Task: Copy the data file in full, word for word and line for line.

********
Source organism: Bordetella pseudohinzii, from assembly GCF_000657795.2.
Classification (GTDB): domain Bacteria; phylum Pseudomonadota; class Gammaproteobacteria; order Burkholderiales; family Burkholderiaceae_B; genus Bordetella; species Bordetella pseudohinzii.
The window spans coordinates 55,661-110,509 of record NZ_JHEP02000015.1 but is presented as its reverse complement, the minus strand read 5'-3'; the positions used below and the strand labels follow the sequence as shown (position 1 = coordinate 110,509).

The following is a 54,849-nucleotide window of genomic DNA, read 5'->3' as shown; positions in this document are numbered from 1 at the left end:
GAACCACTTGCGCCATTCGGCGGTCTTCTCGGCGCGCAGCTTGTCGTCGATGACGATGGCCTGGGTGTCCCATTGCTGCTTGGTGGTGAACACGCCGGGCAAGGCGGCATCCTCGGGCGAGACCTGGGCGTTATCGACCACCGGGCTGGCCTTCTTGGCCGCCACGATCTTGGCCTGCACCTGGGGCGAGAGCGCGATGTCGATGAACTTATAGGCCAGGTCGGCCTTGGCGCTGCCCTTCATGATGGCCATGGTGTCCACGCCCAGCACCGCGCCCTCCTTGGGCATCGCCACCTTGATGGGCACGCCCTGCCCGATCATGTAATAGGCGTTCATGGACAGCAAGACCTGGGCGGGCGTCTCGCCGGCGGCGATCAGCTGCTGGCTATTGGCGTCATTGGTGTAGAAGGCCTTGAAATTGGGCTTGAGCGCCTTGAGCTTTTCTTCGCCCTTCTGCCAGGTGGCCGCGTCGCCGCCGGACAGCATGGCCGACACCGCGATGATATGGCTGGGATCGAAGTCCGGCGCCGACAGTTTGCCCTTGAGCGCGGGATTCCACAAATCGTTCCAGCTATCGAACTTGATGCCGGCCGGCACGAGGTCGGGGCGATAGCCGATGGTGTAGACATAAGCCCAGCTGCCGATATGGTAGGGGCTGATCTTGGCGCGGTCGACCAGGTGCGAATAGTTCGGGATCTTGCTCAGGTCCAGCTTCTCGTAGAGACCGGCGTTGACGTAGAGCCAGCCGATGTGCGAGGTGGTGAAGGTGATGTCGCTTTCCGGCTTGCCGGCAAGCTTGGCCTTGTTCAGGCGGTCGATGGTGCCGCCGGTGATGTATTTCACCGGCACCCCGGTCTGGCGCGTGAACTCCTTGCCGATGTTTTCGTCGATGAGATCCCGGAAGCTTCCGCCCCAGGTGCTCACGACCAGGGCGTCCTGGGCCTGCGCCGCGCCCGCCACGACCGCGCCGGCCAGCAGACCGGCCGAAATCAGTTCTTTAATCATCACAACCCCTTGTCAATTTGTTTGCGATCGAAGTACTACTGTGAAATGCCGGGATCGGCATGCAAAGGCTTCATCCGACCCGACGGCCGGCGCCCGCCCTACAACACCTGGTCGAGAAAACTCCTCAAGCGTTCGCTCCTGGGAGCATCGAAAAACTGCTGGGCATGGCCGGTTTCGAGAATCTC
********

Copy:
Source organism: Bordetella pseudohinzii, from assembly GCF_000657795.2.
Classification (GTDB): domain Bacteria; phylum Pseudomonadota; class Gammaproteobacteria; order Burkholderiales; family Burkholderiaceae_B; genus Bordetella; species Bordetella pseudohinzii.
The window spans coordinates 55,661-110,509 of record NZ_JHEP02000015.1 but is presented as its reverse complement, the minus strand read 5'-3'; the positions used below and the strand labels follow the sequence as shown (position 1 = coordinate 110,509).

The following is a 54,849-nucleotide window of genomic DNA, read 5'->3' as shown; positions in this document are numbered from 1 at the left end:
GAACCACTTGCGCCATTCGGCGGTCTTCTCGGCGCGCAGCTTGTCGTCGATGACGATGGCCTGGGTGTCCCATTGCTGCTTGGTGGTGAACACGCCGGGCAAGGCGGCATCCTCGGGCGAGACCTGGGCGTTATCGACCACCGGGCTGGCCTTCTTGGCCGCCACGATCTTGGCCTGCACCTGGGGCGAGAGCGCGATGTCGATGAACTTATAGGCCAGGTCGGCCTTGGCGCTGCCCTTCATGATGGCCATGGTGTCCACGCCCAGCACCGCGCCCTCCTTGGGCATCGCCACCTTGATGGGCACGCCCTGCCCGATCATGTAATAGGCGTTCATGGACAGCAAGACCTGGGCGGGCGTCTCGCCGGCGGCGATCAGCTGCTGGCTATTGGCGTCATTGGTGTAGAAGGCCTTGAAATTGGGCTTGAGCGCCTTGAGCTTTTCTTCGCCCTTCTGCCAGGTGGCCGCGTCGCCGCCGGACAGCATGGCCGACACCGCGATGATATGGCTGGGATCGAAGTCCGGCGCCGACAGTTTGCCCTTGAGCGCGGGATTCCACAAATCGTTCCAGCTATCGAACTTGATGCCGGCCGGCACGAGGTCGGGGCGATAGCCGATGGTGTAGACATAAGCCCAGCTGCCGATATGGTAGGGGCTGATCTTGGCGCGGTCGACCAGGTGCGAATAGTTCGGGATCTTGCTCAGGTCCAGCTTCTCGTAGAGACCGGCGTTGACGTAGAGCCAGCCGATGTGCGAGGTGGTGAAGGTGATGTCGCTTTCCGGCTTGCCGGCAAGCTTGGCCTTGTTCAGGCGGTCGATGGTGCCGCCGGTGATGTATTTCACCGGCACCCCGGTCTGGCGCGTGAACTCCTTGCCGATGTTTTCGTCGATGAGATCCCGGAAGCTTCCGCCCCAGGTGCTCACGACCAGGGCGTCCTGGGCCTGCGCCGCGCCCGCCACGACCGCGCCGGCCAGCAGACCGGCCGAAATCAGTTCTTTAATCATCACAACCCCTTGTCAATTTGTTTGCGATCGAAGTACTACTGTGAAATGCCGGGATCGGCATGCAAAGGCTTCATCCGACCCGACGGCCGGCGCCCGCCCTACAACACCTGGTCGAGAAAACTCCTCAAGCGTTCGCTCCTGGGAGCATCGAAAAACTGCTGGGCATGGCCGGTTTCGAGAATCTC